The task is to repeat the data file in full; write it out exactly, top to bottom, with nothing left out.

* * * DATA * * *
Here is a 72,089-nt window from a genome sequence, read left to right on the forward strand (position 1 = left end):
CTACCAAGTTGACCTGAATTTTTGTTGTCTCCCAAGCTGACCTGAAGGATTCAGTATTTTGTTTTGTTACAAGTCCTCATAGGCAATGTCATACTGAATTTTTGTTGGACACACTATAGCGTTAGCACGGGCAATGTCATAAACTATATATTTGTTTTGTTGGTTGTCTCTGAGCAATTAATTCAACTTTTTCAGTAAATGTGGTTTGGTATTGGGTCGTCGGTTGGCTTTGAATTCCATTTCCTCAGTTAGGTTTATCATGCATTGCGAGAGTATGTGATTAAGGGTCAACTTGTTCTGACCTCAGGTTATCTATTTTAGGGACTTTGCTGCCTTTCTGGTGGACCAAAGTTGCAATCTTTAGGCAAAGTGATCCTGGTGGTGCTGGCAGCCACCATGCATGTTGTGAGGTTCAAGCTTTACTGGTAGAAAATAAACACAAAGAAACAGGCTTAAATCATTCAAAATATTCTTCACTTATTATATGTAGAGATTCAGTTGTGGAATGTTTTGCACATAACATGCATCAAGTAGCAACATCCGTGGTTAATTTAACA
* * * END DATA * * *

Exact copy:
Here is a 72,089-nt window from a genome sequence, read left to right on the forward strand (position 1 = left end):
CTACCAAGTTGACCTGAATTTTTGTTGTCTCCCAAGCTGACCTGAAGGATTCAGTATTTTGTTTTGTTACAAGTCCTCATAGGCAATGTCATACTGAATTTTTGTTGGACACACTATAGCGTTAGCACGGGCAATGTCATAAACTATATATTTGTTTTGTTGGTTGTCTCTGAGCAATTAATTCAACTTTTTCAGTAAATGTGGTTTGGTATTGGGTCGTCGGTTGGCTTTGAATTCCATTTCCTCAGTTAGGTTTATCATGCATTGCGAGAGTATGTGATTAAGGGTCAACTTGTTCTGACCTCAGGTTATCTATTTTAGGGACTTTGCTGCCTTTCTGGTGGACCAAAGTTGCAATCTTTAGGCAAAGTGATCCTGGTGGTGCTGGCAGCCACCATGCATGTTGTGAGGTTCAAGCTTTACTGGTAGAAAATAAACACAAAGAAACAGGCTTAAATCATTCAAAATATTCTTCACTTATTATATGTAGAGATTCAGTTGTGGAATGTTTTGCACATAACATGCATCAAGTAGCAACATCCGTGGTTAATTTAACA